·       Massachusetts General Hospital Handbook of General Hospital Psychiatry [2010]
·       Angels at the Door [2014]
·       Caregiving Tips A-Z [2008]
·       Making Myself at Home in a Nursing Home [2012]
·       Supporting People with Dementia at Home: Challenges and Opportunities for the 21st Century [2012]
·       Jekel’s Epidemiology, Biostatistics and Preventive Medicine [2013]
·       A New Look at Community-Based Respite Programs: Utilization, Satisfaction, and Development [2014]
·       Waiting at the Gate: Creativity and Hope in the Nursing Home [2014]
·       How to Find Someone to Care for Your Aging Person at Home [2010]
·       Providing Good Care at Night for Older People: Practical Approaches for Use in Nursing and Care Homes [2011]

   Some of these books would be logical sources for more detailed information on topics that will be just touched on here. There were 40 results for the Amazon Kindle ebooks. Expanding the search to all books on with the same “nursing care at home” topic gave 291 items. You will not suffer from a shortage of reading matter, if you wish.

   From the 40 titles listed above, we can make some distinctions about what our book does and does not cover: we cover nursing care for the chronically ill at home, including the elderly, but
·       not premature babies,
·       not end-of-life, hospice care,
·       not respite care for caregivers, and…unsurprisingly…
·       not nursing wild birds. 
   Those who want to explore topics not covered here are directed to some of the titles listed above, or the titles that come from a search that includes both printed and ebooks.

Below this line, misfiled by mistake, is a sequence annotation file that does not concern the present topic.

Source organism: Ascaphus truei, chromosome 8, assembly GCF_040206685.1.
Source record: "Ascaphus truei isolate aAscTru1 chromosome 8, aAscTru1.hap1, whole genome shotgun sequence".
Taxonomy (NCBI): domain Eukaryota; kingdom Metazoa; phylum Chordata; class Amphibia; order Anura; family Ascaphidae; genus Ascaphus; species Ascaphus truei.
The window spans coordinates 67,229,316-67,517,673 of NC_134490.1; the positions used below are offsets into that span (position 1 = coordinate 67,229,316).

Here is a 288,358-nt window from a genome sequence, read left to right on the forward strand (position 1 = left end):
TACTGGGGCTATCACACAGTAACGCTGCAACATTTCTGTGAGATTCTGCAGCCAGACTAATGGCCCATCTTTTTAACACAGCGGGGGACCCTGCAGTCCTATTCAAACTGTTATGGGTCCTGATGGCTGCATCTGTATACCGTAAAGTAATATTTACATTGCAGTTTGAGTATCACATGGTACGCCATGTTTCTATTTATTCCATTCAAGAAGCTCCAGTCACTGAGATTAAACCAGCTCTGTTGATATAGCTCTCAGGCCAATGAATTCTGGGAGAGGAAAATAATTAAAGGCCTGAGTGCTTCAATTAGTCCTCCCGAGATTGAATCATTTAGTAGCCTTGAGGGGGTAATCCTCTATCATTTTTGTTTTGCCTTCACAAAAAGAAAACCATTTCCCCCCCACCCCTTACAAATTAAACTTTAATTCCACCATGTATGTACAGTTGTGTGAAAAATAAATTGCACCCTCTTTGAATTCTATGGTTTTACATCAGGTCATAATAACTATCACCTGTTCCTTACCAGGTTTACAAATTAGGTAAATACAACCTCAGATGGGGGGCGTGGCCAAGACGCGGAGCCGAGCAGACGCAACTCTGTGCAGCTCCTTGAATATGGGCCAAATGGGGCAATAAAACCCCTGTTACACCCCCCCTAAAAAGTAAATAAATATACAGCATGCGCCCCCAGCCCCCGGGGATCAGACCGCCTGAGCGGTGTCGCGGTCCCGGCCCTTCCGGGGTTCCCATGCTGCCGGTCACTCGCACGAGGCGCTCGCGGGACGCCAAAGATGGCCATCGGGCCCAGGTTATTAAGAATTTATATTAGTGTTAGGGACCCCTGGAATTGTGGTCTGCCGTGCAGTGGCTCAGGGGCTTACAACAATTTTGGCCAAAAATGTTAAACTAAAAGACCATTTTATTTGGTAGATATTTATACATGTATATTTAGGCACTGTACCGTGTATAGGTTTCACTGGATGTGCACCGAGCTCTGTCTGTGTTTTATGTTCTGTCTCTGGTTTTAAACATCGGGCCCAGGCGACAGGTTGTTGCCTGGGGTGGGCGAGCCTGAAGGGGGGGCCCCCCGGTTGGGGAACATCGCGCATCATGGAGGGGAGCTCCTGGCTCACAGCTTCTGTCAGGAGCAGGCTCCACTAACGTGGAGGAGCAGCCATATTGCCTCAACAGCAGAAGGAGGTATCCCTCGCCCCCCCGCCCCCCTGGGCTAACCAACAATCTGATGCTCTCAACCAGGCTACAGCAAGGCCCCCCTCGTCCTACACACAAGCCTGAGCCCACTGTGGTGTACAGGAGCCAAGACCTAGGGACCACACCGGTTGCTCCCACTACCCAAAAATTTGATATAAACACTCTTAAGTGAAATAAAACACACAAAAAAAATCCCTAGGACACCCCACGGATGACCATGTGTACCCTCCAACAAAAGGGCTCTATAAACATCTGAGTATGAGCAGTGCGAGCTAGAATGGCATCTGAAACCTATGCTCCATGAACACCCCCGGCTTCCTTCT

Subsequently, we became aware of an exceptionally complete treatise on home care, Tena L. Scallan’s excellent The Ultimate Compassionate Guide to Caregiving: A Simple Blueprint for Dealing with Today’s Healthcare Crisis Combined with Years of Wisdom and Sound Advice, published in 2015 and available in paperback and ebook formats from Amazon, a book which gives finely detailed advice on the non-medical care of patients in the home, advice which we summarize in our appendix, “Custodial Care at Home,” a book we urge our readers to obtain to supplement our own, which has more of a medical management emphasis. Similarly, in 2015 was published The Successful Caregiver’s Guide, by Rick Lauber (2015), particularly valuable for those who must move their loved ones to a care facility.

    We have organized the first part of our book along the lines of the traditional questions a journalist would ask, though in a somewhat different order: Who? What? When? Where? Why? How?

    We will start with why.  As Stephen R. Covey advised in his The 7 Habits of Highly Effective People, one should “start with the end in mind.”

Contact information:
Diane R. Beggin, RN
40 Sycamore Drive
Montgomery, NY 12549


Available from Outskirts Press and from Amazon:

How to Manage Nursing Care at Home